KINGWOOD — It takes teamwork to make sure as many students as possible are attending school.
“We developed a student support team that has everyone who works to support our students in the county office,” said Laura Shaffer, director of attendance and student support services for Preston County. “So, we have a core team we meet, we work together. They’re teaching me a lot. But I think that teamwork is probably one of the things that we’re working on the most. Just to make sure that we are all on the same page and moving forward.”
Shaffer briefed the Preston County Board of education on the efforts of the student support services team this year at its last regular meeting in October.
A countywide attendance team with principals, Communities in Schools personnel, counselors and secretaries was established, which then worked on new attendance letters, Shaffer said.
After three unexcused absences, the student gets a letter as well as what Shaffer called meaningful contact — a phone call notifying parents.
“Because it’s easy for a letter to get waylaid somewhere,” she said.
At five unexcused days, there’s another letter and phone call and a meeting is scheduled with the student and the student assistance team. Shaffer said if the student receives special education services, the team asks for an IEP meeting to be scheduled instead.
If a student has been significantly absent, Shaffer said someone or multiple people on the county team make contact with the parents to try and resolve the problem.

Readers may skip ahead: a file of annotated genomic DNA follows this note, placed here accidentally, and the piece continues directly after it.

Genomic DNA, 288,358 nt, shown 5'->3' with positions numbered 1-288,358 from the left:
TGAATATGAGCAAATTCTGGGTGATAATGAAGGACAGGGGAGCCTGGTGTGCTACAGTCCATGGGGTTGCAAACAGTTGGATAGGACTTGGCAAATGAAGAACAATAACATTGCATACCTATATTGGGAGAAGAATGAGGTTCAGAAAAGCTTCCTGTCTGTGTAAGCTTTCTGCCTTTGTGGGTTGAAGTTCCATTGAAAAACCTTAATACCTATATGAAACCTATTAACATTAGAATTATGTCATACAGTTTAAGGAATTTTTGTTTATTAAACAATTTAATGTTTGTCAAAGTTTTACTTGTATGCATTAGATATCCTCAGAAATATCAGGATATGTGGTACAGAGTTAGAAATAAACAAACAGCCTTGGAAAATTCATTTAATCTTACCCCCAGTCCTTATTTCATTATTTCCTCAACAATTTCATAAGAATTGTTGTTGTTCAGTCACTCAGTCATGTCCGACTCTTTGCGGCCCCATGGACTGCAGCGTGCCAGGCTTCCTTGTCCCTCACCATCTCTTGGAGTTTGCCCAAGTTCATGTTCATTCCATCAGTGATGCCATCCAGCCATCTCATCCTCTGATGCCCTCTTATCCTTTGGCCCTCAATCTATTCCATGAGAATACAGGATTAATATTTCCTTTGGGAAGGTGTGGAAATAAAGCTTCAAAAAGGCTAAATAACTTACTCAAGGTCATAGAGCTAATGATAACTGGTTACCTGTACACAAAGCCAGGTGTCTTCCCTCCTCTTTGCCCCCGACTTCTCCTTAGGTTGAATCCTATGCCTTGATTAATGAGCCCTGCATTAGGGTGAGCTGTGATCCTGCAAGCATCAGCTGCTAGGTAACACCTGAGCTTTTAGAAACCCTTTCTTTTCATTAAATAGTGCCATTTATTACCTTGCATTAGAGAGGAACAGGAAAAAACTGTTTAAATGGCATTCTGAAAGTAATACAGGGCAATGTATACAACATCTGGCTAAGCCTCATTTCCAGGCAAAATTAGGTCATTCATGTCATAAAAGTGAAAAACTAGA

“Attendance is never an attendance issue,” she said. “It’s always something else. There’s always an underlying issue. And so we really want to get at those underlying issues.”
If the problem continues, there is a compulsory attendance meeting with Shaffer.
A school attendance review board committee has been formed because Shaffer likes people to bring their own experiences and resources to the table and “teamwork makes everything work.” It includes Stormy Johnson, student support specialist, Erin Hess, truancy support specialist, and Deputy Mark Lewis, the school resource officer.
“This past week, we had DHHR, we had Safe at Home, so we’re developing relationships, building relationships and trying to get them, for all of us, to work together as a team,” Shaffer said.
The prosecuting attorney has also been very supportive, she said. One student was removed from their home because of a truancy issue.
“We have a lot of support with our legal system right now, to move forward. And I just feel like one student not coming to school because they don’t feel like it opens the door for as many students to do that as they want to,” Shaffer said. “So, we’re really working on getting students into school.”
Board President Jack Keim asked if days spent in quarantine counted against students.
Shaffer said not if they’re doing their work.